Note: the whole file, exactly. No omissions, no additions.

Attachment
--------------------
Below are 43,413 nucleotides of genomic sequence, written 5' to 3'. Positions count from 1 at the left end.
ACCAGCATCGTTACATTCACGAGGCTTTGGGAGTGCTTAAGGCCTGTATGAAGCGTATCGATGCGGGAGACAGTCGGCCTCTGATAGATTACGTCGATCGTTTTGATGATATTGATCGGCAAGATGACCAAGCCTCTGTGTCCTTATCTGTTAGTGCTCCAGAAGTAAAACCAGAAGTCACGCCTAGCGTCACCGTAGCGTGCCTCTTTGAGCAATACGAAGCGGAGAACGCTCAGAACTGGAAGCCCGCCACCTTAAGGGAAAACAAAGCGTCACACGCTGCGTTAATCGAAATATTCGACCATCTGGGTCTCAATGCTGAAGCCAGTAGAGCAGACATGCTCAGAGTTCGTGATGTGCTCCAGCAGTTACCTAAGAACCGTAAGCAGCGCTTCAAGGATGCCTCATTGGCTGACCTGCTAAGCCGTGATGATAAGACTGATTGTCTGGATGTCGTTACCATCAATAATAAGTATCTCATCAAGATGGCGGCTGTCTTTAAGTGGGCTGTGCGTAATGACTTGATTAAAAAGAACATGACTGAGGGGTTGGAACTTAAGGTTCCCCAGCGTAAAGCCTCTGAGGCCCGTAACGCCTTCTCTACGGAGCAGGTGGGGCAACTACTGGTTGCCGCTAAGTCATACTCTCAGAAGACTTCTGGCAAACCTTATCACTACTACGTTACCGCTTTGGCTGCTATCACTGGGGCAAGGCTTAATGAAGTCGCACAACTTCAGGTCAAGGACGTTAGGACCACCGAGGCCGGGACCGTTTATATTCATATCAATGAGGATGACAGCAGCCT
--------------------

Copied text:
Below are 43,413 nucleotides of genomic sequence, written 5' to 3'. Positions count from 1 at the left end.
ACCAGCATCGTTACATTCACGAGGCTTTGGGAGTGCTTAAGGCCTGTATGAAGCGTATCGATGCGGGAGACAGTCGGCCTCTGATAGATTACGTCGATCGTTTTGATGATATTGATCGGCAAGATGACCAAGCCTCTGTGTCCTTATCTGTTAGTGCTCCAGAAGTAAAACCAGAAGTCACGCCTAGCGTCACCGTAGCGTGCCTCTTTGAGCAATACGAAGCGGAGAACGCTCAGAACTGGAAGCCCGCCACCTTAAGGGAAAACAAAGCGTCACACGCTGCGTTAATCGAAATATTCGACCATCTGGGTCTCAATGCTGAAGCCAGTAGAGCAGACATGCTCAGAGTTCGTGATGTGCTCCAGCAGTTACCTAAGAACCGTAAGCAGCGCTTCAAGGATGCCTCATTGGCTGACCTGCTAAGCCGTGATGATAAGACTGATTGTCTGGATGTCGTTACCATCAATAATAAGTATCTCATCAAGATGGCGGCTGTCTTTAAGTGGGCTGTGCGTAATGACTTGATTAAAAAGAACATGACTGAGGGGTTGGAACTTAAGGTTCCCCAGCGTAAAGCCTCTGAGGCCCGTAACGCCTTCTCTACGGAGCAGGTGGGGCAACTACTGGTTGCCGCTAAGTCATACTCTCAGAAGACTTCTGGCAAACCTTATCACTACTACGTTACCGCTTTGGCTGCTATCACTGGGGCAAGGCTTAATGAAGTCGCACAACTTCAGGTCAAGGACGTTAGGACCACCGAGGCCGGGACCGTTTATATTCATATCAATGAGGATGACAGCAGCCT